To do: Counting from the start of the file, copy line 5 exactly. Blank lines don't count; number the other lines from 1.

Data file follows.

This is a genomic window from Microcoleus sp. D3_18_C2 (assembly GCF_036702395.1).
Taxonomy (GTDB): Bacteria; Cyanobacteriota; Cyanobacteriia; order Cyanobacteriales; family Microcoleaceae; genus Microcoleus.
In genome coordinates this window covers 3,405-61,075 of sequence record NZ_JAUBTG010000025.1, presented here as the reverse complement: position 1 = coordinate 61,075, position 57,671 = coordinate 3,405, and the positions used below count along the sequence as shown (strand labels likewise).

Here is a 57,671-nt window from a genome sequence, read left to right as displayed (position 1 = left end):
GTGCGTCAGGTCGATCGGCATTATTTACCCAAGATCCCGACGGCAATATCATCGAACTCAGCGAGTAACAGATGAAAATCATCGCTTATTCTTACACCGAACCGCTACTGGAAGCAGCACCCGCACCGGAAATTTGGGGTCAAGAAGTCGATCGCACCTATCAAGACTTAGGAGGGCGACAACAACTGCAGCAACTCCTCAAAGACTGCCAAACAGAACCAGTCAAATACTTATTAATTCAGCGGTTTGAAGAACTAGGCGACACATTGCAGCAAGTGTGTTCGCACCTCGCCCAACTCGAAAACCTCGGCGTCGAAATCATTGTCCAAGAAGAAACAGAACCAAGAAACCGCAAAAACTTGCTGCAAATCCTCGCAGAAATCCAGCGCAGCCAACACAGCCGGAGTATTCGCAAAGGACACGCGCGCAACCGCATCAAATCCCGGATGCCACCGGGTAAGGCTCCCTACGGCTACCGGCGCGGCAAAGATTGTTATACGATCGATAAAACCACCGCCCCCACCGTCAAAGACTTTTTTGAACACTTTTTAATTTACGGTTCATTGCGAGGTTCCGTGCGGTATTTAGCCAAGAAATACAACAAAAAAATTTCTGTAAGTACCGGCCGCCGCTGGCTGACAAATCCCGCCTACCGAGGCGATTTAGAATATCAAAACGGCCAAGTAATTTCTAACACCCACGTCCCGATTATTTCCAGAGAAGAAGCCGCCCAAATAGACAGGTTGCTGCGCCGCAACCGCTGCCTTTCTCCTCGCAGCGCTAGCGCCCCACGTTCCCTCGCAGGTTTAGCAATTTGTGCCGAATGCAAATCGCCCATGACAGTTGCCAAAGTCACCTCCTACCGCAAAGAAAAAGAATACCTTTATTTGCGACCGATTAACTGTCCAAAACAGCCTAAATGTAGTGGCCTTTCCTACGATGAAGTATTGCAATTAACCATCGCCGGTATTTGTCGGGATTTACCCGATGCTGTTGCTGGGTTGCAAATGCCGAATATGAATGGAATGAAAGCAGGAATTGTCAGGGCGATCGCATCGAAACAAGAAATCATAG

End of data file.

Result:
GTGCGTCAGGTCGATCGGCATTATTTACCCAAGATCCCGACGGCAATATCATCGAACTCAGCGAGTAACAGATGAAAATCATCGCTTATTCTTACACCGAACCGCTACTGGAAGCAGCACCCGCACCGGAAATTTGGGGTCAAGAAGTCGATCGCACCTATCAAGACTTAGGAGGGCGACAACAACTGCAGCAACTCCTCAAAGACTGCCAAACAGAACCAGTCAAATACTTATTAATTCAGCGGTTTGAAGAACTAGGCGACACATTGCAGCAAGTGTGTTCGCACCTCGCCCAACTCGAAAACCTCGGCGTCGAAATCATTGTCCAAGAAGAAACAGAACCAAGAAACCGCAAAAACTTGCTGCAAATCCTCGCAGAAATCCAGCGCAGCCAACACAGCCGGAGTATTCGCAAAGGACACGCGCGCAACCGCATCAAATCCCGGATGCCACCGGGTAAGGCTCCCTACGGCTACCGGCGCGGCAAAGATTGTTATACGATCGATAAAACCACCGCCCCCACCGTCAAAGACTTTTTTGAACACTTTTTAATTTACGGTTCATTGCGAGGTTCCGTGCGGTATTTAGCCAAGAAATACAACAAAAAAATTTCTGTAAGTACCGGCCGCCGCTGGCTGACAAATCCCGCCTACCGAGGCGATTTAGAATATCAAAACGGCCAAGTAATTTCTAACACCCACGTCCCGATTATTTCCAGAGAAGAAGCCGCCCAAATAGACAGGTTGCTGCGCCGCAACCGCTGCCTTTCTCCTCGCAGCGCTAGCGCCCCACGTTCCCTCGCAGGTTTAGCAATTTGTGCCGAATGCAAATCGCCCATGACAGTTGCCAAAGTCACCTCCTACCGCAAAGAAAAAGAATACCTTTATTTGCGACCGATTAACTGTCCAAAACAGCCTAAATGTAGTGGCCTTTCCTACGATGAAGTATTGCAATTAACCATCGCCGGTATTTGTCGGGATTTACCCGATGCTGTTGCTGGGTTGCAAATGCCGAATATGAATGGAATGAAAGCAGGAATTGTCAGGGCGATCGCATCGAAACAAGAAATCATAG